As the lines of song say, love makes the world go around. It often does, in fact much worse than that. Think of it as the point of oblivion much worse than the Bermuda Triangle, when you get affected it could be for better or for worse, no doubt it was integrated in the very words of a marriage ceremony. Some got out of it and some didn’t, while others mastered it to the effect that they could either pass from one relationship to the next. I wouldn’t complicate my topic talking about love in humans which is an indirect alibi for sex (or is it?). What comes to my mind is to touch about love in its pure, natural form. Of course in the animal kingdom, love isn’t being given due attention the way we make fantasies out of it. I will take into consideration the bizaare sexual/mating procedures of some of the wild’s unique animals.
The Black Widow is a name given to spiders in the genus Latrodectus and has been called by names according to locations from which they are found such as the Western Black Widow (Western U.S. Regions), Southern Black Widow (U.S. and Mexico), Northern Black Widow and the European Black Widow. As we were familiarized with these spiders, we knew that females consume the male after courtship/ mating. It is for the fact that females usually appear twice in size than males which allows for such cannibalistic behaviour to succeed. Even in the animal kingdom size does matter. Not much about the reproductive organ of course where it could be literally “eaten”.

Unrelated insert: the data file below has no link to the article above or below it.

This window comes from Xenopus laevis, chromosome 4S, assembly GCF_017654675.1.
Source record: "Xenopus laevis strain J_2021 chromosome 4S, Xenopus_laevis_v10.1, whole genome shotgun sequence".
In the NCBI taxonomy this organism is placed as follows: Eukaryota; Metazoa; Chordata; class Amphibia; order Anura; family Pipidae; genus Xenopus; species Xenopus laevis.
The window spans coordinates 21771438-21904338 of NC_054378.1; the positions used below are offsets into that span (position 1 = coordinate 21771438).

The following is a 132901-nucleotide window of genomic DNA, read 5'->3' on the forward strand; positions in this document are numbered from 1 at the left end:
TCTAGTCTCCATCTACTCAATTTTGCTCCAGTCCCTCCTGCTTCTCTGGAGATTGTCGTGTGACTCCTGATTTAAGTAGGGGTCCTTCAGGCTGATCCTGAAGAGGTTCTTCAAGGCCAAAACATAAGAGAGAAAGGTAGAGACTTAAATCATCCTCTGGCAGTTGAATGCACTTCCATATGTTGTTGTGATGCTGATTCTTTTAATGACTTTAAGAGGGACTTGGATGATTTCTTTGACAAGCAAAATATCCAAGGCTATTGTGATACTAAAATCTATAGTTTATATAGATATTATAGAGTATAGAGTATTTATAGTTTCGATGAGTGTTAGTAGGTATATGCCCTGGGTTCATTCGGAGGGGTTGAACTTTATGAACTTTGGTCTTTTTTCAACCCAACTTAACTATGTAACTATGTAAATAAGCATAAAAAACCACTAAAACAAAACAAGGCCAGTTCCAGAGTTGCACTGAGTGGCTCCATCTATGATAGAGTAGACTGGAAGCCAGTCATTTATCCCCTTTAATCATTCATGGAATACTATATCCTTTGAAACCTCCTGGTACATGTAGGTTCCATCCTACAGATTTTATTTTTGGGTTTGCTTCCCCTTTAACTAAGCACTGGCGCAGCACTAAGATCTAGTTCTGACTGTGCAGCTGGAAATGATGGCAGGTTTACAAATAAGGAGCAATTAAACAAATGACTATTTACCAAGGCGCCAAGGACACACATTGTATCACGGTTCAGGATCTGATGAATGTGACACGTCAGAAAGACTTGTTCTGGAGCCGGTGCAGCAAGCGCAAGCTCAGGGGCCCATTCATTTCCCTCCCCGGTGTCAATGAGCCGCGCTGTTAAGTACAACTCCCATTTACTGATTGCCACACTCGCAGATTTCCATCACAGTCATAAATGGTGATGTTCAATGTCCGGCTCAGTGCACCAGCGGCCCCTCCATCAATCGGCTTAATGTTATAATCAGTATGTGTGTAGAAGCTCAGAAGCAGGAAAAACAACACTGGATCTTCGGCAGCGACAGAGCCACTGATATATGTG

Praying Mantis is a predatory insect with nearly 2,200 species around the world. These insects belong to the order mantodea or mantises spread over 9 families in temperate and tropical habitats (Wikipedia). The cannibalistic nature of these insects could be better described as similar to the black widow spider. The female have the tendency to consume part or the whole male partner after mating rituals. Now who could better get such fulfilment which reaches its peak at death after sex?
Anacondas are reputedly the world’s largest snakes found in tropical South America. The green anaconda (Eunectes murinus) being the largest among a family of boas had been the subject of most studies with specimens reaching 30 ft long. Most of these snakes stay on swampy areas, rivers and lakes to wait for their prey and in most cases to mate. The mating ritual is consisted of a “breeding ball” with a female pairing with as many as a dozen male coiled against each other either submerged underwater or buried on the muddy swamp surface. Now tell me who gets the best fulfilment out of that sexual mating contest with 1 against 12. I presume a homosexual anaconda could even join to enjoy the best of both worlds.